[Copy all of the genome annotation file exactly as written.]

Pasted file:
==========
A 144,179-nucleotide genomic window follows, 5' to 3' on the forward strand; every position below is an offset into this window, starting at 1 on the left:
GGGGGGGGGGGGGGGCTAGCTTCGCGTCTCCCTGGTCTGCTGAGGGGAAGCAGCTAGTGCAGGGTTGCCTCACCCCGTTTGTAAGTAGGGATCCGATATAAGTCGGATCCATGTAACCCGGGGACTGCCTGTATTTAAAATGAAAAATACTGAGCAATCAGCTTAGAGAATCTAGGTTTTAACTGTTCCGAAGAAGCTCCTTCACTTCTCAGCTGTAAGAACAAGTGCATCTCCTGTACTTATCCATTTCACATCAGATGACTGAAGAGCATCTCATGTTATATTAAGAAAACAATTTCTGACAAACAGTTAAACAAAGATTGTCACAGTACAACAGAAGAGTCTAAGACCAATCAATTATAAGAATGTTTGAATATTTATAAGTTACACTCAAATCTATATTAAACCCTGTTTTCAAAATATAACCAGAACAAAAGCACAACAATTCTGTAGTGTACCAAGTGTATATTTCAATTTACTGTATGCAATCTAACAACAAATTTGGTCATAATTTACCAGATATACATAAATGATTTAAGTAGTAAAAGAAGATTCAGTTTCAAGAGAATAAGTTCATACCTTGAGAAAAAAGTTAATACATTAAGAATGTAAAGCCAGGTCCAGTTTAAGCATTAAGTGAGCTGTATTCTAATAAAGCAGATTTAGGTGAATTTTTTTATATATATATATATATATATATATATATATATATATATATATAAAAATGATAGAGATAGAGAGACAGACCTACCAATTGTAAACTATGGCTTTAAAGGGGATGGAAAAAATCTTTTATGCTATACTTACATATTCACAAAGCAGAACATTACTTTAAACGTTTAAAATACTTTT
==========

A 144,179-nucleotide genomic window follows, 5' to 3' on the forward strand; every position below is an offset into this window, starting at 1 on the left:
GGGGGGGGGGGGGGGCTAGCTTCGCGTCTCCCTGGTCTGCTGAGGGGAAGCAGCTAGTGCAGGGTTGCCTCACCCCGTTTGTAAGTAGGGATCCGATATAAGTCGGATCCATGTAACCCGGGGACTGCCTGTATTTAAAATGAAAAATACTGAGCAATCAGCTTAGAGAATCTAGGTTTTAACTGTTCCGAAGAAGCTCCTTCACTTCTCAGCTGTAAGAACAAGTGCATCTCCTGTACTTATCCATTTCACATCAGATGACTGAAGAGCATCTCATGTTATATTAAGAAAACAATTTCTGACAAACAGTTAAACAAAGATTGTCACAGTACAACAGAAGAGTCTAAGACCAATCAATTATAAGAATGTTTGAATATTTATAAGTTACACTCAAATCTATATTAAACCCTGTTTTCAAAATATAACCAGAACAAAAGCACAACAATTCTGTAGTGTACCAAGTGTATATTTCAATTTACTGTATGCAATCTAACAACAAATTTGGTCATAATTTACCAGATATACATAAATGATTTAAGTAGTAAAAGAAGATTCAGTTTCAAGAGAATAAGTTCATACCTTGAGAAAAAAGTTAATACATTAAGAATGTAAAGCCAGGTCCAGTTTAAGCATTAAGTGAGCTGTATTCTAATAAAGCAGATTTAGGTGAATTTTTTTATATATATATATATATATATATATATATATATATATATATATAAAAATGATAGAGATAGAGAGACAGACCTACCAATTGTAAACTATGGCTTTAAAGGGGATGGAAAAAATCTTTTATGCTATACTTACATATTCACAAAGCAGAACATTACTTTAAACGTTTAAAATACTTTT